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Review: Stellar performances at Chemainus Theatre highlight play destined to become Canadian classic

Chemainus Theatre’s ‘Glory’ deserves a bigger audience

Get your tickets to the Chemainus Theatre Festival production of Glory: I dare you.

The theatre continues to find its groove again after a two-year COVID layoff with their best show to date this year in Glory, written by Tracey Power.

The small five-person cast performed to a relatively sparse crowd on opening night Friday, Sept. 16, but this show deserves a much bigger audience, as the enthusiastic standing ovation at the end indicated.

Glory is destined to be a Canadian classic that I predict will still be performed decades from now, alongside other pieces of beloved Canadiana.

The script is based on the powerful true story of the Preston Rivulettes, a legendary women’s ice hockey team that won four Dominion (Canadian) Championships and 10 Ontario titles between 1931 and 1940.

It’s everything and nothing that you thought women’s hockey would be all those decades ago. It’s a story of daring: daring to be different, daring to break down barriers, daring to step outside of what women were supposed to be during that era.

It’s fitting that the phrase “I dare you” repeats throughout this complex and beautiful script, with the characters uttering it to drive the action and each other in wholly unexpected directions.

The text gives us a window into four of the players: Helen Schmuck, played by Kate Dion-Richard, Marm (Margaret) Schmuck, played by Becky Frohlinger, Hilda Ranscombe, played by Emma Rendell, and Nellie Ranscombe, played by Morgan Yamada.

What makes it so successful is that each of the characters is equally well developed, with a compelling storyline and plenty of meat for the actors to sink their dramatic teeth into.

Don’t get me wrong, this is not all sturm and drang. There is a lot of humour and warmth along with the emotional punch, leaving the audience feeling as if these women are old friends.

This is helped by the four powerhouse performances given by the actors in this perfectly cast ensemble.

Seldom have I seen a cast so well-matched in their level of skill and each performance is superb under the able direction of James MacDonald.

Brian Linds as coach Herb Fach rounds out the stellar cast, hitting all the right notes.

But how does one stage hockey?

Through careful choreography that brings the dynamics of an ice hockey game from the rink to the stage. Choreographer Tracey Power has managed to perfectly capture the feeling of being on the ice and the cut and thrust of the game with a sort of stylized dance. Emma Rendell in particular manages to capture the feeling of skating through her movements.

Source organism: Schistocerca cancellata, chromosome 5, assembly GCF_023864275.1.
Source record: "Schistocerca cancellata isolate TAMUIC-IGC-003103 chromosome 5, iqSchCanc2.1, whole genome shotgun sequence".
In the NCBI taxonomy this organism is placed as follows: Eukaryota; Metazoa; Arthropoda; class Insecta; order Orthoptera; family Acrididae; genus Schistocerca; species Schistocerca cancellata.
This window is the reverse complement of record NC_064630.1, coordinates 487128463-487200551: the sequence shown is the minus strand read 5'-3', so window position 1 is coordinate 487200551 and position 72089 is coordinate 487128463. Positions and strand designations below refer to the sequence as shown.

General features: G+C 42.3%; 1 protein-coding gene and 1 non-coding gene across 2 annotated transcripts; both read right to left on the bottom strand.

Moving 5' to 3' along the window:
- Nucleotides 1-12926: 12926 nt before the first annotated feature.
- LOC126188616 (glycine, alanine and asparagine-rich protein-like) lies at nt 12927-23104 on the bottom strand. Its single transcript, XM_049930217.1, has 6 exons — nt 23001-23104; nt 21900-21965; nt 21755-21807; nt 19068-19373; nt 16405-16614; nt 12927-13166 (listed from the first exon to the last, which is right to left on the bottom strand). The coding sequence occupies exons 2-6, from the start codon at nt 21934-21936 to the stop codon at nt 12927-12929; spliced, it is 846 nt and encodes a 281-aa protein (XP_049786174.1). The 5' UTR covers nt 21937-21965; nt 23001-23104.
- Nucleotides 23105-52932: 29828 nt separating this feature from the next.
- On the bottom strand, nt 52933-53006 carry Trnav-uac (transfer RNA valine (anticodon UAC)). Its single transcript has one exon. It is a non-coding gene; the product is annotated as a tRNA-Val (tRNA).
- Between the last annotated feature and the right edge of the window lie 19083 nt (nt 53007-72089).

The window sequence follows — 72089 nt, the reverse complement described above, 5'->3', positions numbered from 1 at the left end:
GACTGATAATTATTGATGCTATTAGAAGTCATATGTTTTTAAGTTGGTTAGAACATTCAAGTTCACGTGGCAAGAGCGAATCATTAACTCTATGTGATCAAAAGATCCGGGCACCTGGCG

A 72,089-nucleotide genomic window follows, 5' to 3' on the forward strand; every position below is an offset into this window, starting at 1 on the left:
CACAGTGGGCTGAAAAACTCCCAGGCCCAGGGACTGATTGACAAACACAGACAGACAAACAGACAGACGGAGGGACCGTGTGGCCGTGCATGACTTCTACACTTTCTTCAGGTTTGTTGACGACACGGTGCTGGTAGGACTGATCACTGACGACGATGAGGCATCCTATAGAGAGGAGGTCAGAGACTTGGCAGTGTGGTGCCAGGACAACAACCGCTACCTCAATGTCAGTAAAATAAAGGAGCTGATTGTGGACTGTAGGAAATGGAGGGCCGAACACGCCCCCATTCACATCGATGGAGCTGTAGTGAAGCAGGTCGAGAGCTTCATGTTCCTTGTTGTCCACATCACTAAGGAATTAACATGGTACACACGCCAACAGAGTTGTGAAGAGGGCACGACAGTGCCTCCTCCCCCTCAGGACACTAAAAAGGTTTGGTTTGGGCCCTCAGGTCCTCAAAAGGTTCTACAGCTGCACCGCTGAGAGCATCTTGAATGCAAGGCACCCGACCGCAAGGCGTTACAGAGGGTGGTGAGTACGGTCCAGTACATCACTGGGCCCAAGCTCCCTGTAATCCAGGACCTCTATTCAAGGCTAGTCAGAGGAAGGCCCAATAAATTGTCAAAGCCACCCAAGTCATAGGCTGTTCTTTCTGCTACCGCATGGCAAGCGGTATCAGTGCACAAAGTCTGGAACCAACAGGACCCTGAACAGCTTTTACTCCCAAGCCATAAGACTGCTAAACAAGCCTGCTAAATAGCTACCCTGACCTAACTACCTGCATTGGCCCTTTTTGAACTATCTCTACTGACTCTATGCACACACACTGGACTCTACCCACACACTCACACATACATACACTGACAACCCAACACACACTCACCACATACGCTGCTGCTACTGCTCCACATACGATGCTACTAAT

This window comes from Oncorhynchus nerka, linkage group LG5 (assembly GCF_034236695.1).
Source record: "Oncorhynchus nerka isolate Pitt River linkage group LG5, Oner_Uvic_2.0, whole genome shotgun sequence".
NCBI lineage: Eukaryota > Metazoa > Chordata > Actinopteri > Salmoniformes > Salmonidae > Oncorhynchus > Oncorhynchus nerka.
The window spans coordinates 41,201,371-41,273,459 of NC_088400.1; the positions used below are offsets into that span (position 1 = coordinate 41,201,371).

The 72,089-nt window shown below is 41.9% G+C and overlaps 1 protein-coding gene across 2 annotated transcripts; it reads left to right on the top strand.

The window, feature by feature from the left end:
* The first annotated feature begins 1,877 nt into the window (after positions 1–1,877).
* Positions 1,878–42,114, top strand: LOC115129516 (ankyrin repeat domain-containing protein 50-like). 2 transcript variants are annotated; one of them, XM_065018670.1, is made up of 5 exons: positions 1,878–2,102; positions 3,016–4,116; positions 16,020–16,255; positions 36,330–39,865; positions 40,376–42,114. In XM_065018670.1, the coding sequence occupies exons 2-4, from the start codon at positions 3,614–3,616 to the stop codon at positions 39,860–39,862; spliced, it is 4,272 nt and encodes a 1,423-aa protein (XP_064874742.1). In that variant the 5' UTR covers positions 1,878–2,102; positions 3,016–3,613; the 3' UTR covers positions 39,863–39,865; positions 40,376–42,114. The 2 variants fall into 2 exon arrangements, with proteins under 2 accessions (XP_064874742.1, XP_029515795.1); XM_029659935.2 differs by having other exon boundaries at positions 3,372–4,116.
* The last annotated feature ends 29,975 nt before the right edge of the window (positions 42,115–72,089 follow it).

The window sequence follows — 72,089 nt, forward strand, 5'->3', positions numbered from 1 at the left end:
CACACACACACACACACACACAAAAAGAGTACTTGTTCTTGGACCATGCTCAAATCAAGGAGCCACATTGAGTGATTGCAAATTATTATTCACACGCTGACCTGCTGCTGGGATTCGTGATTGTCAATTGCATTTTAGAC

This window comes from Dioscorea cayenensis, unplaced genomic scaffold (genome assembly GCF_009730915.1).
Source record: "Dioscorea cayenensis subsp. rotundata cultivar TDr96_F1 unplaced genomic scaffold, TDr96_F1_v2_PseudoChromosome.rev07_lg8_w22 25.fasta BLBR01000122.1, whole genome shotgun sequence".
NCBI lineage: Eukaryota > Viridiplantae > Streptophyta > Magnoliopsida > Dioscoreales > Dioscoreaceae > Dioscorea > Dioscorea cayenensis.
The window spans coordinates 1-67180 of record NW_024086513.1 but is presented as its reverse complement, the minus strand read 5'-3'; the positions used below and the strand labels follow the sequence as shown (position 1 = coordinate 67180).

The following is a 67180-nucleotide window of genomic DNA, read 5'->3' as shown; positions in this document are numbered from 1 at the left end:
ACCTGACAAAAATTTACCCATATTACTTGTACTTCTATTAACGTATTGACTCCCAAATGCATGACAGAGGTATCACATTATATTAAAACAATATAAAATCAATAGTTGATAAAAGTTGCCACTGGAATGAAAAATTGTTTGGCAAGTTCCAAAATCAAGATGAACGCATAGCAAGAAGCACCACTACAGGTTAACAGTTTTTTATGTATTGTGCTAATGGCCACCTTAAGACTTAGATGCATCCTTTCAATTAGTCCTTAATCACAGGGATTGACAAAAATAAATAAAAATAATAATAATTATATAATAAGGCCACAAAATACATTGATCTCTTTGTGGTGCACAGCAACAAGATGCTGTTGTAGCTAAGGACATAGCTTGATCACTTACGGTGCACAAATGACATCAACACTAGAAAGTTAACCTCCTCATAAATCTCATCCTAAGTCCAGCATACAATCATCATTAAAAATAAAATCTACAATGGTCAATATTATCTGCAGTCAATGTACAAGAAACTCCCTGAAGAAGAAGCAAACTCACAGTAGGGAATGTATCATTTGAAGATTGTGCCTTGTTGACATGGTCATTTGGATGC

It’s helped along by the piping in of a hockey play-by-play announcer, which not only serves the purpose of enunciating how the play is proceeding, but also doesn’t let the audience forget that we’ve been transported to a time period before women were taken seriously in many professions, perhaps especially sports.

This and the addition of intermittent radio broadcasts demonstrate the casual sexism and racism of the time which is beautifully juxtaposed by the down-to-earth portrayals of the women, who are clearly nobody’s “dolls” that are too fragile for the game.

It also brings in a foreboding element that runs subtly through the play — this is the runup to the Second World War, after all.

Also worth high praise is an incredible set design by Narda McCarroll that takes us right into a cavernous rink, the dressing room, the shoe factory, and even a train. The ingenuity of it impressive.

Glory is a daringly unflinching look at four women, a game, and a time in Canadian history that has shaped out present.

I dare you to think Canadian history is boring after seeing this show.

Book your tickets at or by calling 250-246-9820. Do it fast: this show is only on until Oct. 9 and you don’t want to miss is.

Andrea Rondeau

About the Author: Andrea Rondeau

I returned to B.C. and found myself at the Cowichan Valley Citizen.
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